There has been a significant accumulation of collective experience with percutaneous biliary drainage (PCD) during the past 20 years. As experience with the technique has increased, its role has undergone a series of redefinitions, although early enthusiasm for percutaneous drainage has been tempered by the realities of numbers and statistics.
The first major debate arose regarding the usefulness of PCD prior to surgical decompression. In 1978, Nakayama et al , in an uncontrolled study, reported a reduction in operative and postoperative mortality from 28.3% to 8.2% when preoperative PCD was performed. Then in 1981, Denning et al  showed that operative and postoperative complications were reduced if patients underwent percutaneous drainage prior to surgery.
In that same year, based on an analysis of 155 patients who underwent biliary tract surgery, Pitt et al  established 5 clinical and 10 laboratory parameters as risk factors that could affect outcome. The most significant of these were age above 60 years, malignancy, signs of infection, jaundice, elevation of creatinine, and reduction of albumin and hematocrit. In patients with more than seven risk factors, surgical mortality was 100%. However, obstructive jaundice was only one of the risk factors. And in 1984, Gundry et al  found a reduction in mortality from 20% to 4%, and in major morbidity from 52% to 8%, when percutaneous drainage was used.
In that same year, on the other hand, in a multicenter study, Passariello et al (personal communication, 1984) showed that PCD does not confer any advantage with regard to operative and postoperative complications.
It is important to note, however, that the number of patients in all the published series is small, and the severity of the illness at the time of referral varies greatly. Therefore, comparison of risks vs benefits is uncertain at best.
Significant advances in the relatively less invasive endoscopic retrograde cholangiopancreatography (ERCP) techniques and the advent of ERCP-placed stents have decreased the number of patients referred for percutaneous drainage. The technique of ERCP stenting, initially described by Soehendra et al, has become a major therapeutic modality for the palliative decompression of malignant obstruction of the bile ducts. Stents up to 12 French in diameter, and even metallic endoprostheses, can be placed with this technique. Currently, the major indications for ERCP stenting are malignancies obstructing the extrahepatic bile ducts below the level of the bifurcation, either primarily or secondarily.
Shortcomings of both percutaneous and endoscopic stent placement include stent occlusion or migration, sepsis, abscess, hemobilia, and pseudoaneurysm formation. The incidence of these complications is comparable for both techniques.
The development of large-bore, metallic, expandable endoprostheses has brought new insights into the role of percutaneous biliary drainage. The major advantages of the metal stents are the relative ease and minimal trauma associated with implantation. The major disadvantages are that once in place, they become firmly attached to the bile duct wall and cannot be removed, and that tumor ingrowth through the mesh and overgrowth at the ends can occur. These stents, while quite helpful in the management of malignancies (especially in hilar obstructions), cannot yet claim to be the final solution to the problems associated with stent implantation in malignant disease . Nevertheless, the use of expandable metal stents has provided a most useful addition to the armamentarium of the interventional radiologist.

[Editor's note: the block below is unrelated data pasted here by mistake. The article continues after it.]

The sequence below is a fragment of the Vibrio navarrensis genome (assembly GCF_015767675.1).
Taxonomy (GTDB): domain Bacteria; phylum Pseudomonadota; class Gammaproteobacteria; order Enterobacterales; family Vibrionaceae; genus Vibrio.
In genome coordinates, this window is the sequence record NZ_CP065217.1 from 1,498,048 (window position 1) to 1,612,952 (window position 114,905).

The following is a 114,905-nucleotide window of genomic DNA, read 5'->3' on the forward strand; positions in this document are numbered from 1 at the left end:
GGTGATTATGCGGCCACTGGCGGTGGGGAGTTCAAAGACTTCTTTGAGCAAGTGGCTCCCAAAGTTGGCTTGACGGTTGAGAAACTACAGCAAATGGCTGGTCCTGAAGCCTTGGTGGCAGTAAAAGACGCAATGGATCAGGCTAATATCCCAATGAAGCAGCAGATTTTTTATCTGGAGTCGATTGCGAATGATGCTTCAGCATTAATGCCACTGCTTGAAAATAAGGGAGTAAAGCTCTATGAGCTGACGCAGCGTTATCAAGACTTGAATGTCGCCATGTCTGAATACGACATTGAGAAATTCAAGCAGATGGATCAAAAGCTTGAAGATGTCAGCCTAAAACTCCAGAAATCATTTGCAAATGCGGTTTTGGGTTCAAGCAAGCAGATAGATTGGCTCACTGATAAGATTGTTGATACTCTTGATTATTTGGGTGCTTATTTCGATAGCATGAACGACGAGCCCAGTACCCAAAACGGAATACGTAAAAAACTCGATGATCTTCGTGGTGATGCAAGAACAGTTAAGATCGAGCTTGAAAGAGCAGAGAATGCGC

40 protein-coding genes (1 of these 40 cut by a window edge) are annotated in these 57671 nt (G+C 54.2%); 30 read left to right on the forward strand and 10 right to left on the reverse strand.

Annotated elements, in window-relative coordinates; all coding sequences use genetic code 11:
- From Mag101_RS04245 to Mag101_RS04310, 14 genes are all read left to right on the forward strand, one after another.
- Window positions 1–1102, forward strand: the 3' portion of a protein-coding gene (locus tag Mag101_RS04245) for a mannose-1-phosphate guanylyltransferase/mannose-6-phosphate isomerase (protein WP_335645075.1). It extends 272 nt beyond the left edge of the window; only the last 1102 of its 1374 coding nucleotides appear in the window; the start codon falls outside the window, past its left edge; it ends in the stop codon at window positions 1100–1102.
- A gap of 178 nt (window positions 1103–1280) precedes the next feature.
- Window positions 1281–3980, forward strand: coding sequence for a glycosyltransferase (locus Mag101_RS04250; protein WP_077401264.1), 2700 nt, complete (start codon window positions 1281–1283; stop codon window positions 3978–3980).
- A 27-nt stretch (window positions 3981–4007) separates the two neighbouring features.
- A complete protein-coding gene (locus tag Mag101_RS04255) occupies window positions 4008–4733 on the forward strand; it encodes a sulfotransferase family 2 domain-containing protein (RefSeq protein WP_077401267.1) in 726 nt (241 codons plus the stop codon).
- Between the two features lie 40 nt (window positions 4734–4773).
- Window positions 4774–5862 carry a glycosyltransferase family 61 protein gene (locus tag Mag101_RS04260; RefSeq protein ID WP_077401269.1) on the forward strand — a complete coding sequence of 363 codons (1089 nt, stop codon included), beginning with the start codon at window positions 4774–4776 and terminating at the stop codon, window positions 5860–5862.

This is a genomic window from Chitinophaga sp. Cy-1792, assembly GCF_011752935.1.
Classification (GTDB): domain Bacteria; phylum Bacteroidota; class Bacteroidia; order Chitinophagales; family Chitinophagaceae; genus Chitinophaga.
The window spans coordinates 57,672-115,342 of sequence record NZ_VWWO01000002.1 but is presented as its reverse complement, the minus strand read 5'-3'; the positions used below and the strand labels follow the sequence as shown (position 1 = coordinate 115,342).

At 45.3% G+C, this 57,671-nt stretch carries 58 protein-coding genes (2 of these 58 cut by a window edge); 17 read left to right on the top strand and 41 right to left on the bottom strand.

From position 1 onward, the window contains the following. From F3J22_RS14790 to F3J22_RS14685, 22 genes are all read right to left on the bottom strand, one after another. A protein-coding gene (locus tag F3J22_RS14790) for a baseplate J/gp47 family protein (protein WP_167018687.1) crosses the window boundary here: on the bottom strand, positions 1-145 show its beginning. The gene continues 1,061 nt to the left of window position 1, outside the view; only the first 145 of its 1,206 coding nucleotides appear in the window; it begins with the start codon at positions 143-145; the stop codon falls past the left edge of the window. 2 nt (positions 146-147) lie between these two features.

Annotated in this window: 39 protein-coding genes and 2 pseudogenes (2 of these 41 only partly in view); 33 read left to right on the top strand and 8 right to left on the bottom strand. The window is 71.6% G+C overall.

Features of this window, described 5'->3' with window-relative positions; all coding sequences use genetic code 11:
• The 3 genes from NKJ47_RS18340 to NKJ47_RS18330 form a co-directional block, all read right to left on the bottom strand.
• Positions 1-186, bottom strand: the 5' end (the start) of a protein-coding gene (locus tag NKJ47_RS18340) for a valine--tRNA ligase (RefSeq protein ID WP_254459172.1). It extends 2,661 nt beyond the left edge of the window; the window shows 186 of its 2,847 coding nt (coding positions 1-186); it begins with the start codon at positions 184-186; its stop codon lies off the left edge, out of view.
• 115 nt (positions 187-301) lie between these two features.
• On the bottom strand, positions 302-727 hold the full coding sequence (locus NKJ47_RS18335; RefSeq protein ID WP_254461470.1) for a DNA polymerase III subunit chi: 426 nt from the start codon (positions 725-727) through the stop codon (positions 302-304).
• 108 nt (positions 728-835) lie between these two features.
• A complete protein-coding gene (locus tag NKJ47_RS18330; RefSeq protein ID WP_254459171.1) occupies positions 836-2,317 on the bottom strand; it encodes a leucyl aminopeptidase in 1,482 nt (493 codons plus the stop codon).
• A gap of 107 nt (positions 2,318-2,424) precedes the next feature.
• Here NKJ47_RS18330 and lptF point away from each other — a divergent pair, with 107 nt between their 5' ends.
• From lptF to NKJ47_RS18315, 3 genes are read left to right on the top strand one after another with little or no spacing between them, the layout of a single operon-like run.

Surgical procedures involving the liver have undergone a significant revival, propelled by liver transplant techniques. Surgeons have taken a hard look at the liver and have found it to be less forbidding and more forgiving than was previously thought. Aggressive surgery has dramatically changed the outlook for patients who, only a few years ago, had been considered to have unresectable disease.
The major unresolved issue in 1995 is to define the role of PCD in a multidisciplinary context. Interventional radiologists do not work alone. They have to interact with other specialists, such as biliary surgeons and invasive endoscopists. Yet, the data that would back up any significant assertion about the role of PCD in this context are missing. There are very few good-quality, randomized comparative studies of PCD, and there are no efficacy studies or long-term studies on the impact of the technique on survival.
Important questions surrounding the use of PCD, such as the need for exchanging biliary catheters to prevent infection, are addressed in an empirical manner, with no controlled studies to back them. In her review article, Dr. Shapiro explores the important issue of whether all jaundiced patients actually need surgical, radiologic, or endoscopic decompression. However, her assertions about this issue are not supported by controlled data, as such important studies are lacking.
In a society with increasing constraints on health-care costs, it is important to analyze the cost-effectiveness of procedures. In the case of biliary decompression, this is not an easy task. While at a first glance both percutaneous and endoscopic techniques seem to be less expensive than surgical techniques, a longitudinal study may prove that, in some cases, they may be more expensive than even surgical bypass, if multiple admissions for sepsis and catheter exchanges are factored into the cost analysis. Moreover, the impact of the new techniques on quality of life, workdays lost, and other indirect costs must also be taken into account. Until such data are available, the controversies regarding unproven techniques will continue without resolution.